The spirit of playwright George Bernard Shaw’s creation, Henry Higgins, is wonderfully embodied in actor/director Sean Murray’s portrayal of the man who sets out to mold the perfect woman — in this case, a street flower vendor — by teaching her Aristocratic manners and how to speak proper English rather than her Cockney version.
On stage at Cygnet Theatre through April 26, the story of “My Fair Lady,” is playing out to audience admiration and bursts of applause. I label it a “Must See.”
The musical numbers (book and lyrics by Alan Lerner and music by Frederick Loewe) are as exciting as if hearing them for the first time, and often produce a sing-along from the audience. The scenic design by Andrew Hull and costumes by Jeanne Reith delightfully enhance the Pygmalion tale.
It’s a rainy night in Edwardian London and theatergoers are frantically seeking cabs on a busy street corner. It’s the perfect spot for vendors like Eliza Doolittle (Allison Spratt Pearce) who wants to sell her flowers.
Also on the corner is Henry Higgins, a phonetician, who makes a challenging remark to his companion Colonel Pickering (Tom Stephenson), a linguist, who has studied Indian dialects. Higgins boasts that if he could spend a little time teaching the flower girl manners and how to speak properly, he could pass her off as a high society lady. The bet is on, with Pickering agreeing to pay for Eliza’s expenses while she is tutored in Higgins’ home.
The ensuing songs underpin the story. After receiving Higgins’ invitation, Eliza and her flower gal pals jump into dreamland with “Wouldn’t It Be Loverly?” and Eliza decides to get out of the rain and take Higgins up on his offer.
It’s not long before Alfred Doolittle (Ron Choularton), Eliza’s father, learns from his drinking buddies that his daughter is no longer a street vendor, but living in Higgins’ home. With not so much as a worry about her, Alfred and cast members bellow out a rollicking “With a Little Bit of Luck.” Alfred visits Higgins and charges him with ill intentions toward his daughter. Of course, a few pounds buy him off, and he returns to his hangout.
Pickering and Higgins decide that six months is the timeframe for Higgins to complete his goal.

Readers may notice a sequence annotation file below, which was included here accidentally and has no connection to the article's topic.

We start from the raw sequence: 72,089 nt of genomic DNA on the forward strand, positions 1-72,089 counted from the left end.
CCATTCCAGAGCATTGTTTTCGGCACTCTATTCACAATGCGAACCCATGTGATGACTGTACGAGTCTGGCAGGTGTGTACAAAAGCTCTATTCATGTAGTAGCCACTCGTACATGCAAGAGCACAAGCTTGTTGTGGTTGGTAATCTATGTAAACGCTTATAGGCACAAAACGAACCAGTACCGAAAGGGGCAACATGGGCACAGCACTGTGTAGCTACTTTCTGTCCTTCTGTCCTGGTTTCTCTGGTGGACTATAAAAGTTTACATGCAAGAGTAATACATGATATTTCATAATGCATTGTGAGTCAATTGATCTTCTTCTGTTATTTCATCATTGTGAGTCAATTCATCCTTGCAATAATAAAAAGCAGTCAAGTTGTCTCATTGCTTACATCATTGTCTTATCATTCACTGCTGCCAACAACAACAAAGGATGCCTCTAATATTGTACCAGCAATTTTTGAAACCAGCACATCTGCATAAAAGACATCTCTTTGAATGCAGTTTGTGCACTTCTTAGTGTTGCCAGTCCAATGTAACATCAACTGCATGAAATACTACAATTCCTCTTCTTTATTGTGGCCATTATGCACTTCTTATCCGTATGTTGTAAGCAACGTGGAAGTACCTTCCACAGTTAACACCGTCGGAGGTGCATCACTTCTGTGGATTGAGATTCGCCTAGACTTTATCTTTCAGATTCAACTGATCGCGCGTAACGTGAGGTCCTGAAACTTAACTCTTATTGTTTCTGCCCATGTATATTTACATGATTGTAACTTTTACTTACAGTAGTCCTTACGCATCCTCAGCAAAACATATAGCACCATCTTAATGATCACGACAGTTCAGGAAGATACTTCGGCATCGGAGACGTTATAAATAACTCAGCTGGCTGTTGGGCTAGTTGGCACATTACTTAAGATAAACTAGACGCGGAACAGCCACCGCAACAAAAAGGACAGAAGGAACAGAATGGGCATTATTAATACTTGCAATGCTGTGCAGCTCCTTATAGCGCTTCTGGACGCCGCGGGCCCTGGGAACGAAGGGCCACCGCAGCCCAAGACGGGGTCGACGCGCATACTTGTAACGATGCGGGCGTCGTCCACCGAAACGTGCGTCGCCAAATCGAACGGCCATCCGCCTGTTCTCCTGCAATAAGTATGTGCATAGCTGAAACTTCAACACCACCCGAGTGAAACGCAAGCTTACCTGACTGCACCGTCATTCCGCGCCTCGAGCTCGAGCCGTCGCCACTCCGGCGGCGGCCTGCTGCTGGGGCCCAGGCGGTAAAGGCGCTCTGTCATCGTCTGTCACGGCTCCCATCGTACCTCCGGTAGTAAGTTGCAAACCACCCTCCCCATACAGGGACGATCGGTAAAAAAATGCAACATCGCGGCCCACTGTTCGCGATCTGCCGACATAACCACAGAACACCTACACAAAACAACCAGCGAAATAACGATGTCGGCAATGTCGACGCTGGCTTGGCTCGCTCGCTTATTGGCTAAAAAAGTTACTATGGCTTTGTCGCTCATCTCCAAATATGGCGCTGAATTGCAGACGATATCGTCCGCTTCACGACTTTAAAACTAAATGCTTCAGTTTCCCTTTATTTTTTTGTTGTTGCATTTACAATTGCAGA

At first, Eliza is excited by the nice home, the lovely clothes, and the kind affection from Henry’s housekeeper, Mrs. Pierce (Debra Wanger). But then come the putdowns she overhears Higgins telling Pickering, and the constant badgering by Higgins to pronounce words correctly, void of any compassion or encouragement.
Each actor fits his or her role perfectly. Murray is exquisite in every scene as Higgins. We detest him when he’s rude and blind to Eliza’s real attributes, but adore him when he’s funny, touching or singing songs such as “I’ve Grown Accustomed to Her Face.” (The fact that Murray also directed this production speaks to his genius.)
Spratt Pearce captivates in all her scenes. Whether fretting that she has made a mistake, worrying about pleasing this man she hardly knows, or dealing with a problem father, she is Eliza Doolittle. Her beautiful voice has landed her roles in other demanding musicals like “The Sound of Music,” White Christmas” and “Cabaret.”
The production runs a bit long, but it’s so entertaining no one seems to mind. In fact, if everyone closes their eyes for a few seconds, they’ll believe they’re watching the show on a Broadway stage.
• IF YOU GO: “My Fair Lady” runs through April 26 at Cygnet Theatre Company, Old Town Stage, 4040 Twiggs St. San Diego. Tickets from $39 at (619) 337-1525 or cygnettheatre.com